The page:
As a student at The Harid Conservatory, Jeremy Kovitch liked his modern classes well enough. But what really grabbed the teenage dancer were online videos of work by Ohad Naharin, director of Israel’s Batsheva Dance Company. “He revolutionized modern dance,” Kovitch says.
Now a dancer with Ballet San Jose, Kovitch was able to try out Naharin’s style a couple of years ago. “During our summer break, a friend invited me to perform with his company, Zhukov Dance Theatre,” Kovitch remembers. “There was a Batsheva dancer in the group, and our warm-up was rooted in Gaga”—Naharin’s imagery-based technique, which involves a lot of improvisation and eschews mirrors, focusing on how a movement feels rather than looks. “Ballet dancers have a singular approach to a step,” Kovitch says. “But in Gaga, you figure out that there’s more than one way to lift your arm—and then you do that with every part of your body.”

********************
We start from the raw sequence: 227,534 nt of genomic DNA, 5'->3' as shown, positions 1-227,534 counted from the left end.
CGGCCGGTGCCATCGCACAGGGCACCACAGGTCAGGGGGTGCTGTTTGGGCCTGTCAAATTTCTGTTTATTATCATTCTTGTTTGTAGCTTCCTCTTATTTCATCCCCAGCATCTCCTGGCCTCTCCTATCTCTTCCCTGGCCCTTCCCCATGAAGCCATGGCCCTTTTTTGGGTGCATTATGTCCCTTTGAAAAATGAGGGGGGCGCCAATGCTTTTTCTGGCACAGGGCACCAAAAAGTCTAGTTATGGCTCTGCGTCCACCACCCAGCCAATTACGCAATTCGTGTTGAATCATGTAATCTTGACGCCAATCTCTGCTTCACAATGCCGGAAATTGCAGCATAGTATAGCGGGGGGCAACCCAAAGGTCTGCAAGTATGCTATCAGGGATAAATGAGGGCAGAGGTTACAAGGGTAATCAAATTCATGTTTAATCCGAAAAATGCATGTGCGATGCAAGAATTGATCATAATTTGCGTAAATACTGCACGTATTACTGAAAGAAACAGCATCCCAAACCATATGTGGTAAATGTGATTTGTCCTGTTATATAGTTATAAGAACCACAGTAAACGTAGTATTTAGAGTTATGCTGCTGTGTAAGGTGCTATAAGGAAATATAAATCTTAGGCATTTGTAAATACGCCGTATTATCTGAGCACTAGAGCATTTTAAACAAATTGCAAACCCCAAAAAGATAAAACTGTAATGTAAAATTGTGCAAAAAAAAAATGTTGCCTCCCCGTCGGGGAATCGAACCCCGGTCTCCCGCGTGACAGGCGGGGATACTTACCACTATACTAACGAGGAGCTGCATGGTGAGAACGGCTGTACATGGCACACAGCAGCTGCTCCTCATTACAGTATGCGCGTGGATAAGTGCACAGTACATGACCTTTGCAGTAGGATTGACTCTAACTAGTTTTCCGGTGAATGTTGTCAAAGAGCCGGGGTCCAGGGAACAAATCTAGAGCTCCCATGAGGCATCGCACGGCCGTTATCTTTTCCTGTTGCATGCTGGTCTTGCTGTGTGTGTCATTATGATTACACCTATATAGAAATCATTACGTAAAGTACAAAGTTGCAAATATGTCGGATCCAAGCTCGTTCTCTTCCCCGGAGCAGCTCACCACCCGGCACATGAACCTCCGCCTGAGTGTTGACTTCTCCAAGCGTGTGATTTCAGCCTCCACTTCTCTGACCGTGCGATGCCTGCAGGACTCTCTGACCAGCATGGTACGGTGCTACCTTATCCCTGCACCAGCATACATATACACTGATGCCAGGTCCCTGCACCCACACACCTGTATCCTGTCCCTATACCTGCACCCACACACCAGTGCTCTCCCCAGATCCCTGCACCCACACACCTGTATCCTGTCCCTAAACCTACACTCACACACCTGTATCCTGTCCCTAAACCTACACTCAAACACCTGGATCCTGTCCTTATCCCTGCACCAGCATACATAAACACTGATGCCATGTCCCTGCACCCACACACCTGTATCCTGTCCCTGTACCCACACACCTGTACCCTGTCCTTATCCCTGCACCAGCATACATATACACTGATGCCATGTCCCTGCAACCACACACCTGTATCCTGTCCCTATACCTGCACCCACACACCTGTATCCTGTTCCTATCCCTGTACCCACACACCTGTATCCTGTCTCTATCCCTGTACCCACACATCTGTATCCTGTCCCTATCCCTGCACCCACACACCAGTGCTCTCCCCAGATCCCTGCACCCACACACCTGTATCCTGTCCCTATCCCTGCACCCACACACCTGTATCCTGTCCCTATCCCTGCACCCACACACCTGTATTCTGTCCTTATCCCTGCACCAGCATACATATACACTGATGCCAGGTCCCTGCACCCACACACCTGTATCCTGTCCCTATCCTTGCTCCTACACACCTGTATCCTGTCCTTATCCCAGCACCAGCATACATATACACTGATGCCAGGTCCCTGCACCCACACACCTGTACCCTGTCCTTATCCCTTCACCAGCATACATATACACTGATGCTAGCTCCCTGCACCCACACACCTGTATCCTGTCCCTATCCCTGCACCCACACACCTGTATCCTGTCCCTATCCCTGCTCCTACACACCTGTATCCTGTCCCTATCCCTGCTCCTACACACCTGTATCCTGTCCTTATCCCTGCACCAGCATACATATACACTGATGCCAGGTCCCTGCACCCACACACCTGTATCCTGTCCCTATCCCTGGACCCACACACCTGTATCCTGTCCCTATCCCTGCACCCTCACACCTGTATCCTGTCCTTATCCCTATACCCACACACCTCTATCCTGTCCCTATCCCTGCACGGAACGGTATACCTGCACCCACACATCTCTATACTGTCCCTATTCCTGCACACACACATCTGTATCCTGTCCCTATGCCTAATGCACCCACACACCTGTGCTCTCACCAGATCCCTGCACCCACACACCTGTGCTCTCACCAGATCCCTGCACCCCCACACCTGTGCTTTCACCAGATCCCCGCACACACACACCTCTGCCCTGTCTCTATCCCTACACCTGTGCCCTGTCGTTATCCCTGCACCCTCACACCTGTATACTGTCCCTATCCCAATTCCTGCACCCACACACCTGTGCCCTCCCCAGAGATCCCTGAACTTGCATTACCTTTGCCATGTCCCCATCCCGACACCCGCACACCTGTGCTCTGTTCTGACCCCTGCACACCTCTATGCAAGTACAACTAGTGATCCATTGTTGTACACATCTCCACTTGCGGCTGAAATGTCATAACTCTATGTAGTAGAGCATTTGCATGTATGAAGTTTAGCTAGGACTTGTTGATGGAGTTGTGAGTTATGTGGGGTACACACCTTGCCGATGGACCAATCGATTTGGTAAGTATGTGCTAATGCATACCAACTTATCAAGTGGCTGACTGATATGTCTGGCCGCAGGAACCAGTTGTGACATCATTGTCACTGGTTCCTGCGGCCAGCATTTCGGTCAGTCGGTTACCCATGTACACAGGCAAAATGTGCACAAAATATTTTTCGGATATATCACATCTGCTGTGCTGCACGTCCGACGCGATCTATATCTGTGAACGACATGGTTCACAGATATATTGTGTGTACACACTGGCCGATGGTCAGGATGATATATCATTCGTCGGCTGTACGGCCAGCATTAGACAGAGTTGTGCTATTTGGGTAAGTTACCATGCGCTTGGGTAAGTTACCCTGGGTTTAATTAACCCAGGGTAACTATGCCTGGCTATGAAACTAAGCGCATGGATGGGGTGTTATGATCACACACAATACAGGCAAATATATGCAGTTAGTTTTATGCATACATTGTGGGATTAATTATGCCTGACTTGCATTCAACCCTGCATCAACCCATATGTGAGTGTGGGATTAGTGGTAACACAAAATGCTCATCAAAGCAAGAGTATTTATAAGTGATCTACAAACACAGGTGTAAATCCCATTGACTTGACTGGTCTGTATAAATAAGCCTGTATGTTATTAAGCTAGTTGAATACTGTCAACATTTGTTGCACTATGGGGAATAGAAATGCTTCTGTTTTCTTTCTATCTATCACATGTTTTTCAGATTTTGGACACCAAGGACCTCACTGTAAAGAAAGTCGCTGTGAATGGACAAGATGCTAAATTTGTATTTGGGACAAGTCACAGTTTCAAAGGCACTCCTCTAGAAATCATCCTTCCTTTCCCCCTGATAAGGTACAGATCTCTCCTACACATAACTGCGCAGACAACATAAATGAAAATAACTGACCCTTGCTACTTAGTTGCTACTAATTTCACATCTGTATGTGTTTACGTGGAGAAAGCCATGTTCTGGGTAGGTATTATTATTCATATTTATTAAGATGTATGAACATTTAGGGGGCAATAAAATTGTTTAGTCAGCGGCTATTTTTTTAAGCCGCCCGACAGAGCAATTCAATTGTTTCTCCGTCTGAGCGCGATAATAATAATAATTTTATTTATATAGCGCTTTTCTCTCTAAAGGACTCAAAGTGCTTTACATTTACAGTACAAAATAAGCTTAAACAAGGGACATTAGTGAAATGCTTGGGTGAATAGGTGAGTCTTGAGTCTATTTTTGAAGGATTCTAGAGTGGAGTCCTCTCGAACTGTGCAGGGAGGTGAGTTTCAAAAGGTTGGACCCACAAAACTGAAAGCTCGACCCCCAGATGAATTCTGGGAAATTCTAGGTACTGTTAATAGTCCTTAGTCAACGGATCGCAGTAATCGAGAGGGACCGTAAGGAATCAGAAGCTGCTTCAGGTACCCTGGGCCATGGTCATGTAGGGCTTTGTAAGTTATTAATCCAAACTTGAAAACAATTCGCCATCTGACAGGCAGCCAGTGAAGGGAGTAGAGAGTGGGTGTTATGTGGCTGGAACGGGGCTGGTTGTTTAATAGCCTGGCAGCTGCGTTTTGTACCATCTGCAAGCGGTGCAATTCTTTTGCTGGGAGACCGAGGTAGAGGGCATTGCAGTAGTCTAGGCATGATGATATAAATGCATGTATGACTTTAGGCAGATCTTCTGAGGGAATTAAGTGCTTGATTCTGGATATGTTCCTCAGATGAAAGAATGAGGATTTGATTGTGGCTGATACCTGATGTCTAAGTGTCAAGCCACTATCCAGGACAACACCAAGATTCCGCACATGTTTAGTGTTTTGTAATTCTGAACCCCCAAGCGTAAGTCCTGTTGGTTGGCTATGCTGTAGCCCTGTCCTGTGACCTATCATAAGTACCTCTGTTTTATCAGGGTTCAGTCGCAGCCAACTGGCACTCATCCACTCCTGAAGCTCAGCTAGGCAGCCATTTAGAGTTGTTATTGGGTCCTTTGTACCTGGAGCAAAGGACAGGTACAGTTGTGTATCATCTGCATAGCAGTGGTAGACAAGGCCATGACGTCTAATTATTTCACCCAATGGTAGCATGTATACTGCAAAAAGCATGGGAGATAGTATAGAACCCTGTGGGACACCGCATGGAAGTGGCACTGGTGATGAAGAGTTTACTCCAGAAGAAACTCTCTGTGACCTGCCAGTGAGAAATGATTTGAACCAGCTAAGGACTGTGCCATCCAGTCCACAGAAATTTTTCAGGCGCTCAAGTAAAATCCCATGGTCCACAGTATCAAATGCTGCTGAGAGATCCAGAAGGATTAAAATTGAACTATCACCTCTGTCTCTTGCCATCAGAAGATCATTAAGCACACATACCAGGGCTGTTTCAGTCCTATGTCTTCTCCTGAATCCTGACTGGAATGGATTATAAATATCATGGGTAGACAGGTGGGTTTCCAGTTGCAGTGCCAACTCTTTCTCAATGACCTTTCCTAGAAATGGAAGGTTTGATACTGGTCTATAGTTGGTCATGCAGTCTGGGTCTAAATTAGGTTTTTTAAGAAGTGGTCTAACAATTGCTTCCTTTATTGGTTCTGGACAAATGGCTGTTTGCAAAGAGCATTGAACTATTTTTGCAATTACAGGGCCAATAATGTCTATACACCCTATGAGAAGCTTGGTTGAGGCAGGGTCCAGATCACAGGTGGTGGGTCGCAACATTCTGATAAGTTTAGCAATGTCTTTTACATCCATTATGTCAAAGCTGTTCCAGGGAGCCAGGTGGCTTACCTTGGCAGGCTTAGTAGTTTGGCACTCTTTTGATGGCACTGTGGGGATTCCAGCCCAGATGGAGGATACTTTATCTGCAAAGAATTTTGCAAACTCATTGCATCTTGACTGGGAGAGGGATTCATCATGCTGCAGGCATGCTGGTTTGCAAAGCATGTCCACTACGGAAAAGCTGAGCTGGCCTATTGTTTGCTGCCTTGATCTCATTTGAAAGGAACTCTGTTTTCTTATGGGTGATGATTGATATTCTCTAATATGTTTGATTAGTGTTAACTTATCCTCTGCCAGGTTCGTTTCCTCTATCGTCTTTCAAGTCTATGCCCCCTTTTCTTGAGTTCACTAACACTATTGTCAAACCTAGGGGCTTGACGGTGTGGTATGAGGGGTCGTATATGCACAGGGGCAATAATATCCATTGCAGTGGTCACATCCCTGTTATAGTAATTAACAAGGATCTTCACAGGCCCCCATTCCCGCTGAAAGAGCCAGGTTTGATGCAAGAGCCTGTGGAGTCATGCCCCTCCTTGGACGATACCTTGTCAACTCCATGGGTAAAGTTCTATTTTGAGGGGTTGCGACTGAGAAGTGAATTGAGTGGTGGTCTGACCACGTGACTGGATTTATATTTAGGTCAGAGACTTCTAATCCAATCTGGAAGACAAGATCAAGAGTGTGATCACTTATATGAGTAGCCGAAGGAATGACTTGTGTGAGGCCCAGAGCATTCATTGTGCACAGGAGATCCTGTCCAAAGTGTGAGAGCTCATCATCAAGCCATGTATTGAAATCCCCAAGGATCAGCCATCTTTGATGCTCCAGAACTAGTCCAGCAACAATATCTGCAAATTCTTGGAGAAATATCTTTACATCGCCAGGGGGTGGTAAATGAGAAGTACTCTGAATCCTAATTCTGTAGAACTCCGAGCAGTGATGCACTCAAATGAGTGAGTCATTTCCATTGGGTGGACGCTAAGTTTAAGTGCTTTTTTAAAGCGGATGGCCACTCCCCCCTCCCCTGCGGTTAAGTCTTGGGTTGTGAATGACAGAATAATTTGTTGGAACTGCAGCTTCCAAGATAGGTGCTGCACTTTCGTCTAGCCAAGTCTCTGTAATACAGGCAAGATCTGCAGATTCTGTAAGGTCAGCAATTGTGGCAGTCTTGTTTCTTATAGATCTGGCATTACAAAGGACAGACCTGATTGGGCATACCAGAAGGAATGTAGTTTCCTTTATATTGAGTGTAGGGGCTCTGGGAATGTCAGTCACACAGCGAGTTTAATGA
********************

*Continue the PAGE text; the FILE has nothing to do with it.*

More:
Gaga transformed Kovitch’s work at Ballet San Jose. “Now I apply an emotion to each movement,” he says. “If I’m looking to the left, I think about why I’m looking.” And he’s also found Gaga-based imagery to be a powerful corrective tool. “If a certain jump isn’t working, re-imagining and rethinking it will often fix the problem.”